As with the modern GT3 it apes, there’s purpose in every element. The superfluous has been deleted in a bid to create the most engaging, appealing driver’s car around. It weighs in at around 1200kg, and that mass is shifted by a 4.0-litre engine that, like the body, is a sight to behold.
The powerplant uses little more from the 993 than its crankcase, with Gamroth admitting that virtually everything is bespoke. Inside that incredible-looking engine is a crank from a GT3 4.0 RS, a GT3 oil pump, custom-forged con-rods from Carrillo, Mahle pistons, UK-sourced cylinders and custom cylinder heads with a Gamroth-spec port design.
The camshafts are made by Dema Elgin, and there’s a GT3 centre-section silencer, Gamroth-designed fuel injection, Jenvey cast throttle bodies and a dual-map-capable Motec ECU controlling it all.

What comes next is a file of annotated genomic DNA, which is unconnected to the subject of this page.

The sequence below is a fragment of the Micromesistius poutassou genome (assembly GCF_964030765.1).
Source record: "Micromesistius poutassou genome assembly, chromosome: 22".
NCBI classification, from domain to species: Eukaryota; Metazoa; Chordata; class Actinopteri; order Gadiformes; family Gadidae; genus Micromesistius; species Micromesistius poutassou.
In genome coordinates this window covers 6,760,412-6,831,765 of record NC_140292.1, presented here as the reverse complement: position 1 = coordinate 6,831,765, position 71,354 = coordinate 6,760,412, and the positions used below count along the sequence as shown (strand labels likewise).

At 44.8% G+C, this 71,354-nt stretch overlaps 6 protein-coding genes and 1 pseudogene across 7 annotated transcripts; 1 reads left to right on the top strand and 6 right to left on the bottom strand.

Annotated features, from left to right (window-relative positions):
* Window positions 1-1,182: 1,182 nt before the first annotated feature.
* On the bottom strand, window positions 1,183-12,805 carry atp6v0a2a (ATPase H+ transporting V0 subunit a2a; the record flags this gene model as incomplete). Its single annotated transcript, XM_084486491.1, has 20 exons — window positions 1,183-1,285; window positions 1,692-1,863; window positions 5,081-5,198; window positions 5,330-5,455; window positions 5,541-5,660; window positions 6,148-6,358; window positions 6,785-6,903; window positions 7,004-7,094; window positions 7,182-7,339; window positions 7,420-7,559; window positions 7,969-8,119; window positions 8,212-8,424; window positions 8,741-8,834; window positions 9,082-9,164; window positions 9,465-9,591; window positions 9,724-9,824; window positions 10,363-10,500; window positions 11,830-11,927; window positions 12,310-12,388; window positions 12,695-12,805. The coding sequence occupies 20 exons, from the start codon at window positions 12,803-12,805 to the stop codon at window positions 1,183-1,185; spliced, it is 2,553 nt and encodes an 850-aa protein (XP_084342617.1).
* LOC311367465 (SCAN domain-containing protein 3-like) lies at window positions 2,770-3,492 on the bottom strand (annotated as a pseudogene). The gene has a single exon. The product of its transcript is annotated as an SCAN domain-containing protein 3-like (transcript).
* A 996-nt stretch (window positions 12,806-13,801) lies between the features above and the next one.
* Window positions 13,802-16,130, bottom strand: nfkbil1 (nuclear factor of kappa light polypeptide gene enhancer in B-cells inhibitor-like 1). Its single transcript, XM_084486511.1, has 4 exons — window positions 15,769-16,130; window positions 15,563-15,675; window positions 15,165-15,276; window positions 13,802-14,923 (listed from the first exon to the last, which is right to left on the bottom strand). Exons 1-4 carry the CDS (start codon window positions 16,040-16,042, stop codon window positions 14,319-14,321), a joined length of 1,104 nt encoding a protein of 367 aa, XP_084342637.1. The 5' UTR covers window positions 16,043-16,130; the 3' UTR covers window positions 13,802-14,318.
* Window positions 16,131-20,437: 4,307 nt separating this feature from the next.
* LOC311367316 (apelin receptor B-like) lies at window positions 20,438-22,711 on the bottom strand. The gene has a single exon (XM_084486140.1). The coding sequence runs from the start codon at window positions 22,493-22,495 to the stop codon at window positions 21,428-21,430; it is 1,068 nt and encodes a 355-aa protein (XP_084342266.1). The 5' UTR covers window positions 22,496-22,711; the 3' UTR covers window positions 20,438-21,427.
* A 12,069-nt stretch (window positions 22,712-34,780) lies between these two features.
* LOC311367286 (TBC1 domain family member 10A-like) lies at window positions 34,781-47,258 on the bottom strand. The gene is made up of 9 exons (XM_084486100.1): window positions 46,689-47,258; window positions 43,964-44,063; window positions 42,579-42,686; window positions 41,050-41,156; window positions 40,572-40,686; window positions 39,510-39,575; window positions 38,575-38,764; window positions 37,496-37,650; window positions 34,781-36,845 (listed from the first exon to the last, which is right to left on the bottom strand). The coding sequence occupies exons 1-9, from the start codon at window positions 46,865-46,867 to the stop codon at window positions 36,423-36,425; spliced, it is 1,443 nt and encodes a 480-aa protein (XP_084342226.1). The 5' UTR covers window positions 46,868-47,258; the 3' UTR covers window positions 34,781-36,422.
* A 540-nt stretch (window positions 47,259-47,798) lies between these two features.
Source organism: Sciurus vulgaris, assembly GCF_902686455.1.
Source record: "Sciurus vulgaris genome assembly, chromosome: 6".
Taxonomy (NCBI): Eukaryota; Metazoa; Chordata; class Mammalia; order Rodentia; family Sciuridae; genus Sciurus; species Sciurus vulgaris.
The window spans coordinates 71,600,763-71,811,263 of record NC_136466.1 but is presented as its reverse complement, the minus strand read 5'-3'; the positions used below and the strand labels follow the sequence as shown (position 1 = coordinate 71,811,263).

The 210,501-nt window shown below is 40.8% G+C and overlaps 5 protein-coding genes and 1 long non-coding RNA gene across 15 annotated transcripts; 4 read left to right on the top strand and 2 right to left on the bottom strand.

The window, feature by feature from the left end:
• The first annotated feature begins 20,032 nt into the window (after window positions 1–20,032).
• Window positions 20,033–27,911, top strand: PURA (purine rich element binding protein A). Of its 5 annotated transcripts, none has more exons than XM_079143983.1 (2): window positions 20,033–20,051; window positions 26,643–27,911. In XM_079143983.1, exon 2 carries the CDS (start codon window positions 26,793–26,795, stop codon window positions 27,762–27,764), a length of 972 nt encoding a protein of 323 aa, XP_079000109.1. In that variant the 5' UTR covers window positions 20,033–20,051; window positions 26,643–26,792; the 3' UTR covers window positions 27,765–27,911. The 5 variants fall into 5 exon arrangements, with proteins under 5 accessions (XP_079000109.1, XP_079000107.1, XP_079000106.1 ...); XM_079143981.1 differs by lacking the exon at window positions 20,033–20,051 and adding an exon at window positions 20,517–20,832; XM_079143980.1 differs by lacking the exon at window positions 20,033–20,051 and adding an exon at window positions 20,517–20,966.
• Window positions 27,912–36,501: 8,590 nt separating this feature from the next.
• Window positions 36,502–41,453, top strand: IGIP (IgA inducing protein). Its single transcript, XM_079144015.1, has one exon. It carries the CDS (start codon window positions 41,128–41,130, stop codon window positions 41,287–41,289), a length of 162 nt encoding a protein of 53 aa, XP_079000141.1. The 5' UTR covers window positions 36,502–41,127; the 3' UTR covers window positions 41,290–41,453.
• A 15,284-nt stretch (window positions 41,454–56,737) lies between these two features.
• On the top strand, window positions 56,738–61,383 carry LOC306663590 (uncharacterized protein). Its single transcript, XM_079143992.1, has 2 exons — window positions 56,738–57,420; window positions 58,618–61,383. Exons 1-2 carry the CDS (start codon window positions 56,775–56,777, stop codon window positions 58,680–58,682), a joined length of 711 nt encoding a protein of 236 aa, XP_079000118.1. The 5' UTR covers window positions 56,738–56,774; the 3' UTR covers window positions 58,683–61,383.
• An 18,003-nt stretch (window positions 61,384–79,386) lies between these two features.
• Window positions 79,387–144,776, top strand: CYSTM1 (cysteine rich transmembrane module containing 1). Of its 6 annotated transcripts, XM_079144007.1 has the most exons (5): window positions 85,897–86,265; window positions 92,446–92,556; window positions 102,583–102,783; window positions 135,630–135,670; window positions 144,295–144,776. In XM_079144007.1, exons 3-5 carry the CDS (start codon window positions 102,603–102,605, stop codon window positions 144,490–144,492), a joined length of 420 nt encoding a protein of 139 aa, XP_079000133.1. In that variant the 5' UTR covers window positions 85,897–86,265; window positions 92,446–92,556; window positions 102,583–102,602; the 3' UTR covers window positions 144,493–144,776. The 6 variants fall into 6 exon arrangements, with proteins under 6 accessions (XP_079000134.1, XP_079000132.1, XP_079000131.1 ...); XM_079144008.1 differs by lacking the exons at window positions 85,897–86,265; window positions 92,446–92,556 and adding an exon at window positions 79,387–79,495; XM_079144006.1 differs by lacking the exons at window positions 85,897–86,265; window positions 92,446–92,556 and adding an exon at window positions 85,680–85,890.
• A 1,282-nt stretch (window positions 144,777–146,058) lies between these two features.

With the big capacity and stroke there could be issues with harmonics, so there’s a vibration damper on the crankshaft, while the intake system features an Eventuri air intake. Even the fan is bespoke, it’s Turbo-sized in diameter with its vaned design created by some GE Aviation engine engineers in their downtime.
Given that the oil circulating around that 4.0-litre flat-six has a lot of cooling to do, there is a pair of oil coolers situated behind the front bumper, and a vented oil catch tank in the rear. The output is 431bhp at a heady 7800rpm and 427Nm of torque at 6500rpm, for an impressive specific output of 107.7bhp per litre.
If the engine’s artistry is apparent in the visual treat it provides when you open the lightweight, winged engine cover, there’s no such giveaway with the suspension. Only the expansive wheelarches hint at the development goals. These are, quite simply, a square 1600mm track front and rear, sitting on 18-inch three-piece alloys, with 245/35 and 315/30-section Michelin tyres all round.